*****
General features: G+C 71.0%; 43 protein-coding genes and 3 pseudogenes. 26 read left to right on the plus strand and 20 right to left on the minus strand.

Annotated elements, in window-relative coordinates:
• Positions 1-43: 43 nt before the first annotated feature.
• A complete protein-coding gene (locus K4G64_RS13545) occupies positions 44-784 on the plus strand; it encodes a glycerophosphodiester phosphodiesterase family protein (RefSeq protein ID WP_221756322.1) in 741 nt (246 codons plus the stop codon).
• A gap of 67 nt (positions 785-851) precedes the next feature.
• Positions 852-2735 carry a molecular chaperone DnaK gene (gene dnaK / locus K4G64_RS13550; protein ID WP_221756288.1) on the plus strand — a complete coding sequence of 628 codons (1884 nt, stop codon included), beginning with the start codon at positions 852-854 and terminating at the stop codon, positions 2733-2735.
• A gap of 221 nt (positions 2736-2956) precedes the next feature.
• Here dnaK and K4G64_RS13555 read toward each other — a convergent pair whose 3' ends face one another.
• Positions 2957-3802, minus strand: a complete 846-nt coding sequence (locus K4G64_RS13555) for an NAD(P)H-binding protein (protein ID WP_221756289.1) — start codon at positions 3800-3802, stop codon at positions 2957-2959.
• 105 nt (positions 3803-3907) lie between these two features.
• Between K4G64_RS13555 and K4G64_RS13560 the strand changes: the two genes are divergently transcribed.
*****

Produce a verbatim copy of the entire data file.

General features: G+C 71.0%; 43 protein-coding genes and 3 pseudogenes. 26 read left to right on the plus strand and 20 right to left on the minus strand.

Annotated elements, in window-relative coordinates:
• Positions 1-43: 43 nt before the first annotated feature.
• A complete protein-coding gene (locus K4G64_RS13545) occupies positions 44-784 on the plus strand; it encodes a glycerophosphodiester phosphodiesterase family protein (RefSeq protein ID WP_221756322.1) in 741 nt (246 codons plus the stop codon).
• A gap of 67 nt (positions 785-851) precedes the next feature.
• Positions 852-2735 carry a molecular chaperone DnaK gene (gene dnaK / locus K4G64_RS13550; protein ID WP_221756288.1) on the plus strand — a complete coding sequence of 628 codons (1884 nt, stop codon included), beginning with the start codon at positions 852-854 and terminating at the stop codon, positions 2733-2735.
• A gap of 221 nt (positions 2736-2956) precedes the next feature.
• Here dnaK and K4G64_RS13555 read toward each other — a convergent pair whose 3' ends face one another.
• Positions 2957-3802, minus strand: a complete 846-nt coding sequence (locus K4G64_RS13555) for an NAD(P)H-binding protein (protein ID WP_221756289.1) — start codon at positions 3800-3802, stop codon at positions 2957-2959.
• 105 nt (positions 3803-3907) lie between these two features.
• Between K4G64_RS13555 and K4G64_RS13560 the strand changes: the two genes are divergently transcribed.